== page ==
SFO closes TCIL investigation
The Serious Fraud Office has closed its investigation relating to Thompson and Clark Investigations Limited (TCIL).
The Director of the SFO, Julie Read, determined that the high evidential standard for laying criminal charges had not been met.
The Ministry of Primary Industries referred the matter to the SFO last year after finding that official information had been inappropriately shared with TCIL.
The SFO investigation focused on whether official information had been used in a corrupt way.
Serious Fraud Office
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Note to editors
The findings of a State Services Commission inquiry into the use of external security consultants by government agencies were released on 18 December 2018. Among other things, the inquiry found that two Ministry of Agriculture and Forestry (now Ministry of Primary Industries) employees breached individual privacy and the code of conduct requirement to treat information with care.
A Police investigation into a complaint by the State Services Commissioner relating to Thompson and Clark Investigations Limited (TCIL) was concluded earlier this year. The complaint centred around allegations that TCIL employees had attended and unlawfully recorded closed meetings intended for Southern Response Earthquake Services claimants. The investigation found no evidence of criminal offending or unlawful conduct.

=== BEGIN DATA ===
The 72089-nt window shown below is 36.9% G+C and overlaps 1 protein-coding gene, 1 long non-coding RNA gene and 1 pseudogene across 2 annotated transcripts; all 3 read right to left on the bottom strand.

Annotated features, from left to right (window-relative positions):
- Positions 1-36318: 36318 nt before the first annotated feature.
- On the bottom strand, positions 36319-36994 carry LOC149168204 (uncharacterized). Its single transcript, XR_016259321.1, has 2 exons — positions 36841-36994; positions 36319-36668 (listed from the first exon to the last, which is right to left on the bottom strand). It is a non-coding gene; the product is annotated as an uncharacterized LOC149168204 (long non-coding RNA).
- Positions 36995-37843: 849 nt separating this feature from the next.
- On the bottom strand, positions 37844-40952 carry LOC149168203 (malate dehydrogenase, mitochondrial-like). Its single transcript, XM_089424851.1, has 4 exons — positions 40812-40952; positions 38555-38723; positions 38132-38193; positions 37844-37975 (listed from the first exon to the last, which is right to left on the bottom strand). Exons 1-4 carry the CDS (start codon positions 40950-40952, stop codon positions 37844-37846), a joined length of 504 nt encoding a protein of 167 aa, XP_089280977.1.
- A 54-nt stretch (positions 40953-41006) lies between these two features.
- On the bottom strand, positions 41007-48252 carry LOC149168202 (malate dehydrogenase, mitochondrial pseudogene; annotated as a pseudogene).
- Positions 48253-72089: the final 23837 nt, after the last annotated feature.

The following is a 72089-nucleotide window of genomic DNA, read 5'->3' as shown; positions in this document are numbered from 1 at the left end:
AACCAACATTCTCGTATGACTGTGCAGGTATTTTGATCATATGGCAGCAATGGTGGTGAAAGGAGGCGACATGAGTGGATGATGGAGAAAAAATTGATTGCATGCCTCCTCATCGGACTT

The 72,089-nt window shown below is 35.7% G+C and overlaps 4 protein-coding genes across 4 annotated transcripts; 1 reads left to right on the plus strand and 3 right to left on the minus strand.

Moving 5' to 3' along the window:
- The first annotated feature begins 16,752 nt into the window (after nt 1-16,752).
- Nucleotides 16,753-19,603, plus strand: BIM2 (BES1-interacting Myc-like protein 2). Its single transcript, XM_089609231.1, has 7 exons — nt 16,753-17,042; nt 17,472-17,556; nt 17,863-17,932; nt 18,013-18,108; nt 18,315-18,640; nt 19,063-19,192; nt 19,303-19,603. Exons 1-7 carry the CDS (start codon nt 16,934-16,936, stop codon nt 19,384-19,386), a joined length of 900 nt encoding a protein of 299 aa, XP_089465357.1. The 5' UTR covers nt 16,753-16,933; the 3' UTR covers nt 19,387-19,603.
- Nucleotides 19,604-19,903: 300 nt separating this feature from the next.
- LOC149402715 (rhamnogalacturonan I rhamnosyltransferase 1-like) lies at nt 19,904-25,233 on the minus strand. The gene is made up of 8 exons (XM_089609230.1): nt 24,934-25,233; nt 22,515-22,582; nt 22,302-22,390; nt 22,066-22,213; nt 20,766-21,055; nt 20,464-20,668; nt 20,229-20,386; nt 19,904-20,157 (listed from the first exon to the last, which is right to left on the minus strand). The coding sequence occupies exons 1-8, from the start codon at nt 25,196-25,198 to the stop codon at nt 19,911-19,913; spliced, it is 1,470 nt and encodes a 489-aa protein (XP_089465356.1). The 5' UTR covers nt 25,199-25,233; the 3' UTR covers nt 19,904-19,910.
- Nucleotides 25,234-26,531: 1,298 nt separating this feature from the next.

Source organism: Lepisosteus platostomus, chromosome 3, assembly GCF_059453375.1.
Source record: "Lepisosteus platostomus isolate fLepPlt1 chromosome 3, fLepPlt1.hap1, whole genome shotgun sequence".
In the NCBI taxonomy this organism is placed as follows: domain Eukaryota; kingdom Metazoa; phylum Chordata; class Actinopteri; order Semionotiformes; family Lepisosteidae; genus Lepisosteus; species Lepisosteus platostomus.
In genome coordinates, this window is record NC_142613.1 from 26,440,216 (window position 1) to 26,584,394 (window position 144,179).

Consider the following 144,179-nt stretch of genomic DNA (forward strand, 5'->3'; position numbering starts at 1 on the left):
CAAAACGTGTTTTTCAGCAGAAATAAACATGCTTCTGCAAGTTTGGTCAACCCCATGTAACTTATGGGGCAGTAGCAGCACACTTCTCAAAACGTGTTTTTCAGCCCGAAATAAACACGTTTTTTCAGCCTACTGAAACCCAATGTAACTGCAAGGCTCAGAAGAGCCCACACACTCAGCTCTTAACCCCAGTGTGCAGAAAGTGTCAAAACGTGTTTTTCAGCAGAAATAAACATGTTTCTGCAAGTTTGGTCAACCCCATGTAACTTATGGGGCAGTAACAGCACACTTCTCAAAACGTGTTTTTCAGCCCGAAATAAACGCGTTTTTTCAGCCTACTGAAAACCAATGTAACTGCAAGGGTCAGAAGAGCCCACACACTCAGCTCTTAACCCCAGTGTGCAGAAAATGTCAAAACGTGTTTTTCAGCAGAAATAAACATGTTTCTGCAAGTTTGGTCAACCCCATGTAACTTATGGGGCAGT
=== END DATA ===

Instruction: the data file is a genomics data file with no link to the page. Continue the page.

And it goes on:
About the SFO
The Serious Fraud Office (SFO) was established in 1990 under the Serious Fraud Office Act.
The SFO is the lead law enforcement agency for investigating and prosecuting serious or complex financial crime, including bribery and corruption.
The presence of an agency dedicated to white-collar crime is integral to New Zealand’s reputation for transparency, integrity, fair-mindedness and low levels of corruption.
This work contributes to a productive and prosperous New Zealand and the SFO’s collaborative efforts with international partners also reduce the serious harm that corrupt business practices do to the global economy.
The SFO has two operational teams: the Evaluation and Intelligence team and the Investigations team.
The SFO operates under two sets of investigative powers.
Part 1 of the SFO Act provides that it may act where the Director “has reason to suspect that an investigation into the affairs of any person may disclose serious or complex fraud.”
Part 2 of the SFO Act provides the SFO with more extensive powers where: “…the Director has reasonable grounds to believe that an offence involving serious or complex fraud may have been committed…”
In considering whether a matter involves serious or complex fraud, the Director may, among other things, have regard to:
- the suspected nature and consequences of the fraud and/or;
- the suspected scale of the fraud and/or;
- the legal, factual and evidential complexity of the matter and/or;
- any relevant public interest considerations.
The SFO’s Annual Report 2018 sets out its achievements for the past year, while the Integrated Statement of Strategic Intent 2016-2020 sets out the SFO’s strategic goals and performance standards. Both are available online at www.sfo.govt.nz.
The SFO Twitter feed is @SFO_NZ